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Subject:Summary-Final Interview Tips-Thanks From:George Williams <williamg -at- MTS -dot- NET> Date:Mon, 13 Oct 1997 11:50:55 +1600
Final Interview Tips Summary
These final interview tips were sent to me via the tech writer
list. I used them, plus a trip to the library, to prepare for a
meeting with the Director of the department. The books I found most
helpful in the library(actually the only ones I had time to read)
were SHARKPROOF by Harvey Mackay, and BEST ANSWERS TO THE 201 MOST
FREQUENTLY ASKED INTERVIEW QUESTIONS by Matthew J. DeLuca.
The interview went well. I ordered non-messy food as
suggested(A spinach salad with water). I was very polite and got
along well with the Director. There were two minor problems.
In hindsight I think was a little over-anxious at times(too much
enthusiasm I guess), and I wasn't quite prepared to answer the
question about only writing in a certain field. My advice to anyone
who is applying for a position involving a totally different style or
subject of writing, would be to be ready to convince the interviewer
that your writing/interviewing/organizational skills are
transferable to any subject. I'm pretty sure I can write
anything on any topic, nowadays, on deadline, but I'm not so sure
that came across in the interview. My software/computer skills
weren't a problem. My media contacts were also beneficial to me in
the interview. The position involved editing a cutting edge
web site with many sources of information.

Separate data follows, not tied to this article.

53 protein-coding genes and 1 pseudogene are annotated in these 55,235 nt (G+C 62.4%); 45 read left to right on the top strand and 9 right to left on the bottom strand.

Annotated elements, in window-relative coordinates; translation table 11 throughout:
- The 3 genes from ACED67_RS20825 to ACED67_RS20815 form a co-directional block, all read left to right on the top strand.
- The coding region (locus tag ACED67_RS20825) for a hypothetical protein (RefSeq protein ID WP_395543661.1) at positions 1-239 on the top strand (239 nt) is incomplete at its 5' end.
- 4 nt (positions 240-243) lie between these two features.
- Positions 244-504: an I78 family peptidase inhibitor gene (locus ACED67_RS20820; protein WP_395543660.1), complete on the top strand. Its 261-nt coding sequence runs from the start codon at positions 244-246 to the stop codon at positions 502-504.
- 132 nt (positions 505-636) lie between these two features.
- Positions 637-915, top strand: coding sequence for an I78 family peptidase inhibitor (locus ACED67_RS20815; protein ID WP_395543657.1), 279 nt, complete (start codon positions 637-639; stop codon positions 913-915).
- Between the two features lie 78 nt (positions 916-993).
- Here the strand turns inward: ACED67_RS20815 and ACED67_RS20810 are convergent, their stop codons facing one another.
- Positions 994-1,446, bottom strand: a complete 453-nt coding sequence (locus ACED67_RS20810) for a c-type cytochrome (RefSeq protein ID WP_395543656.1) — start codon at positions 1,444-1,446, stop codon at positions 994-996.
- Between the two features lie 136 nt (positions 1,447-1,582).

Here are the Responses
1. Ah, you got the job! at this point, they probably just
want to size you up to see if you'd fit in. be
confident, outgoing, and friendly.
2. Gosh, I hate interviews involving food! Be sure to use
the right fork and don't order something that's messy to
3.This tip actually worked for me(sender):
When it is apparent that the company people like you and
you like them, they will ask the question," How much
will it take to get you on board with us?" (Why do they
talk like that, anyway?)
DO NOT TELL THEM A HARD DOLLAR FIGURE.
Say something like this," Money is important, of course,
but it's not everything. It would mean a lot to me to
get a good job in a prestigious company like yours.
I've got experience, and we both think I'm the right man
for the job, so please make the best offer you can and
let's take it from there."
It would be very easy for you to eliminate yourself from
consideration if your stated salary requirements were
off-base...but you and your employer can negotiate
anything once you have agreed on the baseline
arrangements. A professional recruiter gave me this tip
on my way to an interview to a job I wanted, and when I
followed his advice, I got an offer that was about what
I would have asked for anyway, and I didn't appear crass
and greedy. Protracted money negotiations can make the
company wonder what they saw in you in the first place.
4. If you haven't already immersed yourself in the book
"Knock 'em Dead" by Martin Yate, do it. It's for
resumes, but it's about answering tough interview
questions too. He may have two books. Check both.
NEVER order or accept alcohol or use tobacco at meetings
or meals until you have the job locked up (you are
receiving paychecks) NO matter what subtle
friendlinesses are applied.
I have heard that IBM used to drop candidates who spiced
their food before tasting it (salt, pepper, even); the
implication was "old habits rule," "unwilling to
experience before judging," etc. This may be rumor, but
why tempt those who may judge irrationally.
If you have not shown successful projects that apply to
the job yet, try to arrange for a way to show them at
this point, or at least open the topic in advance of
the meeting and try to get your best stuff shown and on
Ask questions that get information from your
interviewers; it should be a two-way information flow.
"How have you planned for x? Would I have the full
responsibility, part, collaborate? With whom? Is there
anyone I haven't met whom I would be working with